This article is part of Promoting Social Mobility, a forum on using early intervention to reduce inequality.
James Heckman is right: our ability to succeed is not determined solely by our genes, and some early childhood programs have had lasting, positive effects. But those effects aren’t necessarily big, and how to take them to scale is a huge unanswered question.
Studies certainly show that more than just genetics affects children’s success. Research by David Armor, for instance, reveals that factors such as infant nutrition, cognitive stimulation, and the number of children in a family significantly affect a child’s IQ. Even Bell Curve coauthor Charles Murray admits that “maybe we can move children from far below average intellectually to somewhat less below average.” His concern is that “nobody claims that any project anywhere has proved anything more than that.”
Which brings us to the central question: What can be done to optimize the outlook for children who “by accident of birth” do not have sufficient access to crucial resources?
“A small number of studies report positive results for early intervention programs; most do not.”
Heckman relies primarily on two efforts—the Perry Preschool and Abecedarian programs—to illustrate that early childhood interventions can have lasting, positive effects. But are the effects meaningful in an absolute sense, rather than just in comparison to control groups, and can they be replicated on a large scale?
The long-term Perry results are decent, but not great. As Heckman reports, at 40 years of age, 29 percent of the Perry treatment group earned at least $2,000 monthly in 2004 dollars. That still-small percentage beat the control group, but $2,000 monthly—$24,000 a year—fell well short of 2004’s nearly $34,000 per-capita income. Similarly, 29 percent of those treated had never been on welfare as an adult, but that means 71 percent had.
Then there’s Perry’s minute size and appreciable cost: Only 58 people were treated, getting 2.5 hours of preschool each weekday and a 90-minute weekly home visit by a teacher. The estimated cost per student in 2012 dollars was $12,506.
Abecedarian involved 111 subjects, 57 of whom were treated. The services started at infancy, addressed dietary and hygiene needs, and provided year-round, full-day preschool.
Abecedarian’s effects as subjects hit 30 years of age were recently assessed, and outstripped Perry’s. For instance, 23 percent of the treatment group graduated from a four-year college, below the national rate of 32 percent for 25–29-year-olds, but not bad. A calculation of household income put the treatment-group average at middle-class, but that was based on self-reported data and included welfare benefits. On the flip side, 27 percent had been convicted of a crime, well above the likely—though admittedly hard to calculate—national rate of roughly 5 percent.
A small number of studies report positive results for early intervention programs; most do not.
The price tag? $17,731 per person in 2012 dollars, or 47 percent more than the average current expenditure per pupil in K–12 public schools.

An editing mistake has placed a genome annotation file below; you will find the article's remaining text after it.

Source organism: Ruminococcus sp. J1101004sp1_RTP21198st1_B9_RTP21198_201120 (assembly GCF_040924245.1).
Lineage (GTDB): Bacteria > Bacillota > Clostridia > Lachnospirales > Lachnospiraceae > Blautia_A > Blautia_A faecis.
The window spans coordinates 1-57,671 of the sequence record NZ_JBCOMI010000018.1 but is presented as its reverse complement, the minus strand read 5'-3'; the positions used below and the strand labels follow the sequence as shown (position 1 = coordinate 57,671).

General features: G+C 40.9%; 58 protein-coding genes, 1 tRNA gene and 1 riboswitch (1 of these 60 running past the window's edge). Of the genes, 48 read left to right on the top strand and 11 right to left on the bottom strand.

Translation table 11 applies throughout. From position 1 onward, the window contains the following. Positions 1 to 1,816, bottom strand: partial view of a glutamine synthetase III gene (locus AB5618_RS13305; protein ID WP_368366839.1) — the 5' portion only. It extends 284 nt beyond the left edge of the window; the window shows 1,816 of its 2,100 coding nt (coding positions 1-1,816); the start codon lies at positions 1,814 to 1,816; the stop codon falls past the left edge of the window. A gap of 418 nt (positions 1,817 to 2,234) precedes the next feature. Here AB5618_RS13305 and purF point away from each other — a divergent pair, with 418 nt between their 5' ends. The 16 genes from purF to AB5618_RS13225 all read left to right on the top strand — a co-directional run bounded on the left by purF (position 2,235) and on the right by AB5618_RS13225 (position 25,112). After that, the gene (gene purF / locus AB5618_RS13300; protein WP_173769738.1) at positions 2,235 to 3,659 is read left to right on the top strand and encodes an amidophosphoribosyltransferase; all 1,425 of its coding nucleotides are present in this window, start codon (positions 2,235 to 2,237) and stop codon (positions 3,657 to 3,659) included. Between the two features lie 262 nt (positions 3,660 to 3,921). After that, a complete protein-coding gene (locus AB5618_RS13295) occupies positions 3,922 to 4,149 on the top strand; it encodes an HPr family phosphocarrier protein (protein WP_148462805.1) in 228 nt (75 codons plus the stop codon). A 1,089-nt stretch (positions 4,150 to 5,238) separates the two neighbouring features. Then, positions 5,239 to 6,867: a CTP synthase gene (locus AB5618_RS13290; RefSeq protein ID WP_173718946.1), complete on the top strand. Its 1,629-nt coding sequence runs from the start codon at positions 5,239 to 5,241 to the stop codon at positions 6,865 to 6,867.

Perry and Abecedarian had positive effects, but the effects were often relatively small, and questions of validity remain.
Perhaps more important, even these minor effects probably can’t be replicated on a large scale, at least through government action. The record of the largest-scale early childhood program—Head Start—is informative, as is a recent attempt to bring class-size reduction to all of California.
Head Start is the federal government’s primary early childhood program, with a budget of almost $8 billion. According to its most recent assessment by the Department of Health and Human Services, it has almost no lasting, positive cognitive effects, and its few, persisting social-emotional impacts are mixed positive and negative. It also suffers from widespread management problems, with federal officials struggling to keep tabs on providers and hesitant to dock poor performers. What seems to have kept it alive is advocacy by providers and widespread support for its mission.
California’s class-size reduction illustrates the huge constraints on taking resource-intensive programs to scale. Inspired by the successful Tennessee STAR experiment, California undertook statewide class-size reduction in the 1990s. The effort failed, producing no conclusive achievement gains while creating a major shortage of qualified teachers. California simply couldn’t staff all the new rooms.
National or statewide efforts to multiply microscopic yet dense early childhood programs would almost certainly be crippled by similar resource shortages. As a result, and because the positive effects of Perry and Abecedarian aren’t overwhelming, the state and federal governments shouldn’t try to recreate them. Instead philanthropists, charitable organizations, and for-profit businesses should further study—and expand—early childhood interventions.
Heckman suggests that private action should “augment” public, but private entities alone should do this because, unlike government programs, when voluntarily funded efforts fail people can easily remove their assistance. Decentralization would also minimize reliance on efficiency-killing bureaucracies and escape the very real political problem of agencies becoming advocates for—rather than supervisors of—the providers they are funding.
Clearly no one’s destiny is completely locked in their genes, and early childhood interventions can have positive effects. Much less clear is how to implement truly powerful interventions for everyone who can benefit from them.